Faced with a police crackdown, owners of Internet sweepstakes cafes in Pinellas County have claimed their businesses aren't built on illegal gambling, they just offer customers cash bonuses, obtained by playing computer games, that help boost sales of other products.
But is that assertion credible when the cafes prompt compulsive spending, use games designed by a gambling-industry vendor and employ the jargon of the casino floor?
Those are questions raised by documents filed by the Pinellas County Sheriff's Office in its effort to arrest Palm Harbor Internet Cafe owner Megan Crisante, 23. An arrest warrant was issued Thursday for the Sanford resident on 45 misdemeanor counts of possessing coin-operated devices and one felony count of operating a gambling house.
The arrest warrant affidavit and a report by a gambling expert shed new light on Crisante's business model.
"If it looks like a duck and quacks like a duck, it's probably a duck," Pinellas Sheriff Bob Gualtieri said. "And in this case, it is. It's gambling."
Robert Sertell, a gambling expert enlisted by the sheriff, is a past consultant for the National Indian Gaming Commission, according to his report, and was assistant director of Atlantic Community College's Casino Career Institute in New Jersey.
Palm Harbor Internet Cafe, like similar Florida sweepstakes cafes, sold customers "phone cards" with points that could be used to play on-site computer games for cash winnings. Cafe advocates say the prizes are used to promote the phone cards, not gambling, and are permissible under Florida law.
But Sertell's report, using cafe sales records, casts doubt on that argument.
He pointed to a case in which a customer obtained $6,950 worth of theoretical phone time, enough for 231,663 minutes, or more than 160 days of talking around the clock.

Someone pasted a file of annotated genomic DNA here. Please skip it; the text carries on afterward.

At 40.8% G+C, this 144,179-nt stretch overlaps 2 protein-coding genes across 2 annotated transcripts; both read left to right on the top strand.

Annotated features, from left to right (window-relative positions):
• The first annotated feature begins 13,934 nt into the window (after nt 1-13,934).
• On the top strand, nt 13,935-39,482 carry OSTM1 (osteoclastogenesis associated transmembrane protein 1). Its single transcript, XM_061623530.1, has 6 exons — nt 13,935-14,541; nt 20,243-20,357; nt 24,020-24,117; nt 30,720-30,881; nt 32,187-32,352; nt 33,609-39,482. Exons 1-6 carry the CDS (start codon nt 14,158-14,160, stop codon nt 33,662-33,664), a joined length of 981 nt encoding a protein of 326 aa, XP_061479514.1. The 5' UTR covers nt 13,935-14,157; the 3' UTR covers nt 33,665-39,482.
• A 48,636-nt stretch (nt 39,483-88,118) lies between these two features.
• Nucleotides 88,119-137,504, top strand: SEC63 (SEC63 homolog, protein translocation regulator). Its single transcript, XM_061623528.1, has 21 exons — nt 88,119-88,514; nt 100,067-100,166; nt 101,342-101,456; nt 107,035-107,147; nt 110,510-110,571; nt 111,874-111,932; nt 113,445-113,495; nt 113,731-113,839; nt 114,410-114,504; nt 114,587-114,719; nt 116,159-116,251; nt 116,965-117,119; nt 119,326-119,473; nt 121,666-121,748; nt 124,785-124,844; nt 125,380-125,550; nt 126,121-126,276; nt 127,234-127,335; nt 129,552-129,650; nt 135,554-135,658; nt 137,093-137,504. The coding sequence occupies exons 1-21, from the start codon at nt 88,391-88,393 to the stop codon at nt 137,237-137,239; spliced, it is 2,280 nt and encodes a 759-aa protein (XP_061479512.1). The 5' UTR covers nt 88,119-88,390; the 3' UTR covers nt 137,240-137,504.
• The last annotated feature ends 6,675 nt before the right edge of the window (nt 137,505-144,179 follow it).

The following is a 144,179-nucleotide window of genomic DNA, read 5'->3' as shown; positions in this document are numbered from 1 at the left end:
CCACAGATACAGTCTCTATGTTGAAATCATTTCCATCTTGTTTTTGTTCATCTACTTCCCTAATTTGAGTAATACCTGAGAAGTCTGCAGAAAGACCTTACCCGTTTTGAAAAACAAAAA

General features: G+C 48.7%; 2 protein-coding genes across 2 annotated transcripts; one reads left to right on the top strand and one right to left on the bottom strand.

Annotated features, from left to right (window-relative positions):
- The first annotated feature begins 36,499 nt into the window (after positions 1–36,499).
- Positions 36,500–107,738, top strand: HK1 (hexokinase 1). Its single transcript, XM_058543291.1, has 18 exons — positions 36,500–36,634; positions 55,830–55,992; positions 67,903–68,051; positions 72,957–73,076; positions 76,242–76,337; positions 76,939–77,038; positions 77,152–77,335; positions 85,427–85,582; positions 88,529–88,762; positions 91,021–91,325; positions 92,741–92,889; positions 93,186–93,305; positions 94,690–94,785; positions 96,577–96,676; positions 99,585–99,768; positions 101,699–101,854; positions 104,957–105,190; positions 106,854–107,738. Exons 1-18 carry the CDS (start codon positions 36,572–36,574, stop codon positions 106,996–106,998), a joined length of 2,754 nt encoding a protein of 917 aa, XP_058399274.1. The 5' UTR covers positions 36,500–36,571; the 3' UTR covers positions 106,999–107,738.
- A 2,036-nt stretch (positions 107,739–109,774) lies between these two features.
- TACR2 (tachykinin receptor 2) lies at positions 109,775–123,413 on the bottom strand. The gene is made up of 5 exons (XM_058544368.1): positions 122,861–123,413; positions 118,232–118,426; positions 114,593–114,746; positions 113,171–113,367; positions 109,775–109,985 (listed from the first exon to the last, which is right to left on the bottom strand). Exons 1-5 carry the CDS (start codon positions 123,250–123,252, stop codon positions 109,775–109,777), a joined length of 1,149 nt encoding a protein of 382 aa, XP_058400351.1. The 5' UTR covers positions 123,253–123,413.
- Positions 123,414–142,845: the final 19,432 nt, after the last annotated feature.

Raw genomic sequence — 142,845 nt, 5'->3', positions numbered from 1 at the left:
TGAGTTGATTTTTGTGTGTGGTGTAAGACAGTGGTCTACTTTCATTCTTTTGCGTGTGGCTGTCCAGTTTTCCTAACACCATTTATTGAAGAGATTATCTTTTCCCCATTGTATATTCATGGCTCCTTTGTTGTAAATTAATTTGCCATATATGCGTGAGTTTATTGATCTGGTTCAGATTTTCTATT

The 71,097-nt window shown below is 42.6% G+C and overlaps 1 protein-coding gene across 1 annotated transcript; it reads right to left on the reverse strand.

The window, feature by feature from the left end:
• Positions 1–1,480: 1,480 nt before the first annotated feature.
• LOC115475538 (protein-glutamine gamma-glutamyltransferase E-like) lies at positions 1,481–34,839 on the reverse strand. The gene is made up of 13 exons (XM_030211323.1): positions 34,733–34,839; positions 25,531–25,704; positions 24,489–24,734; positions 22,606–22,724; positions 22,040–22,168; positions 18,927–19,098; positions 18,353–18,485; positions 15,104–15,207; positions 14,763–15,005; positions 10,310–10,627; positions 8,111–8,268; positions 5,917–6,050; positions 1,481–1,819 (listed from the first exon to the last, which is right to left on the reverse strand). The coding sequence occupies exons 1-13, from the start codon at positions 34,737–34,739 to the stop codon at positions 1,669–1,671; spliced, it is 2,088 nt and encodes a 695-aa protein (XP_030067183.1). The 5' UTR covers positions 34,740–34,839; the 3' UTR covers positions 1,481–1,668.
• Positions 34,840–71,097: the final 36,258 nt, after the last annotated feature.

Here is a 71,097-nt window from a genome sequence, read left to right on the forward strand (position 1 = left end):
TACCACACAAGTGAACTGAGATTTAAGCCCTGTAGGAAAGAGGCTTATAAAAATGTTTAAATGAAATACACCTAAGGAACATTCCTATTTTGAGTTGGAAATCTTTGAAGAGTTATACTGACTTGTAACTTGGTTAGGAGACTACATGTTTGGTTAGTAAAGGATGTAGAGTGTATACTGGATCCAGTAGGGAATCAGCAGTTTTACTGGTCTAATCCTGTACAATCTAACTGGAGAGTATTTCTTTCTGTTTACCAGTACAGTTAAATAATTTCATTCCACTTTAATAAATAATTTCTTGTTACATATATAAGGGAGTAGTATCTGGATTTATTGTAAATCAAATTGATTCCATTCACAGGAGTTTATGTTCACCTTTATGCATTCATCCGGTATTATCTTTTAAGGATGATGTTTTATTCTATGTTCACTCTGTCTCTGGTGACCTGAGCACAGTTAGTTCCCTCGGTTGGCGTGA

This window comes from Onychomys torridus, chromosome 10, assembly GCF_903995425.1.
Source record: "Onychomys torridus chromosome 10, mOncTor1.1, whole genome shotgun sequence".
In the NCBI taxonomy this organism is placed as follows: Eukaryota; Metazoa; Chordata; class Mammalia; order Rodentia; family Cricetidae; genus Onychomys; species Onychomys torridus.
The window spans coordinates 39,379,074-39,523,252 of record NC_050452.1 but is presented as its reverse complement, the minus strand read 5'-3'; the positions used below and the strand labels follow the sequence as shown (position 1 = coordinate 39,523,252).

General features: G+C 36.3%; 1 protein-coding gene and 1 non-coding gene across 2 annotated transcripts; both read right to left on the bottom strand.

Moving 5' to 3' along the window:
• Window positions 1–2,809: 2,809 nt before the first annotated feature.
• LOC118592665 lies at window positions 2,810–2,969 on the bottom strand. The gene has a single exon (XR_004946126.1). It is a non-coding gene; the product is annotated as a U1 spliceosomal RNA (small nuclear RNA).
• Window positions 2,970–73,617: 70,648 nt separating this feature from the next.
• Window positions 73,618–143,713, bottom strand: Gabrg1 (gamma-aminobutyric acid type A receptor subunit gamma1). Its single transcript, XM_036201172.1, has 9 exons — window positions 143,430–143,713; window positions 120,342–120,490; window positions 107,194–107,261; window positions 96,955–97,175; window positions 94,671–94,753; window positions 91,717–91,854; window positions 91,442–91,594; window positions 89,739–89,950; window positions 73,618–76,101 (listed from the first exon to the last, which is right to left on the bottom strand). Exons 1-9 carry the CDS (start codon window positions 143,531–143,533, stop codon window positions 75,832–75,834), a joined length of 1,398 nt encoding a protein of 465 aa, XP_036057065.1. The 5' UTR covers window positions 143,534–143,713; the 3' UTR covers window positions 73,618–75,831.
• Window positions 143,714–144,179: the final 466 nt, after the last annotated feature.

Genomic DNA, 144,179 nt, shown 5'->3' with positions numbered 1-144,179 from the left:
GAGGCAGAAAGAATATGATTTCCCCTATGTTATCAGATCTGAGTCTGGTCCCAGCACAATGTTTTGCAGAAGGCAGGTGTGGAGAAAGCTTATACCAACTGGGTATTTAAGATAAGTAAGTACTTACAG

"The operators always claim, 'No, you're wrong, we're selling a legitimate product.' And they are. But it's a product that nobody wants," Sertell said. "It's a product nobody uses. It's camouflage."
Sertell's report states that computers seized in a raid on Palm Harbor Internet Cafe by sheriff's deputies were running software created by Gametronics, a Canadian company.
The company has a track record of doing business with gambling operations. At least two Las Vegas-based gaming companies, Casino Data Systems and Cyberview Technology, state in marketing materials that they have used Gametronics games. Gametronics is also featured on the website casinovendors.com, "Your Guide to 15,100 Gaming Industry Suppliers."
The sheriff's arrest warrant affidavit asserts that the gimmicks in one game at Palm Harbor Internet Cafe, "Lucky Larry Leprechaun," are virtually identical to those of conventional slot machines. The game even contains classic casino terms such as "paylines," and "playlines," according to the affidavit.
Kelly Mathis, Crisante's lawyer, disputed Sertell's report and the arrest affidavit. He has argued that sheriff's deputies obtained a search warrant without sufficient evidence of wrongdoing. Investigators shut down the cafe in July, seizing 84 computers.
"These documents look like an after-the-fact attempt to justify the actions of the Pinellas County Sheriff's Office," Mathis wrote in an email. He said Sertell "makes a living going around the country testifying that everything is gambling."
As of Friday afternoon, Crisante had not been taken into custody. Mathis said he is making arrangements for his client to "turn herself in voluntarily."
At least one outside authority on gambling agrees with Sertell. Brian Kongsvik, help-line director for the Florida Council on Compulsive Gambling, said his group has received 145 calls since last July from patrons of sweepstakes cafes who want help with what they view as a gambling addiction.
"I can tell you, without doubt, in our experience . . . it is gambling," Kongsvik said.
Even some of the cafes' biggest fans have trouble defending them as non-gambling establishments. Ruth Hazel, an 83-year-old Largo resident who frequented Pinellas cafes before the sheriff's crackdown, is incensed at police for removing what she views as great places for older people to hang out and socialize.
But is it gambling?
"I consider it enjoyment," Hazel said. She paused, then added, "I suppose, if you want to say gambling: Yes."
Peter Jamison can be reached at firstname.lastname@example.org or (727) 445-4157.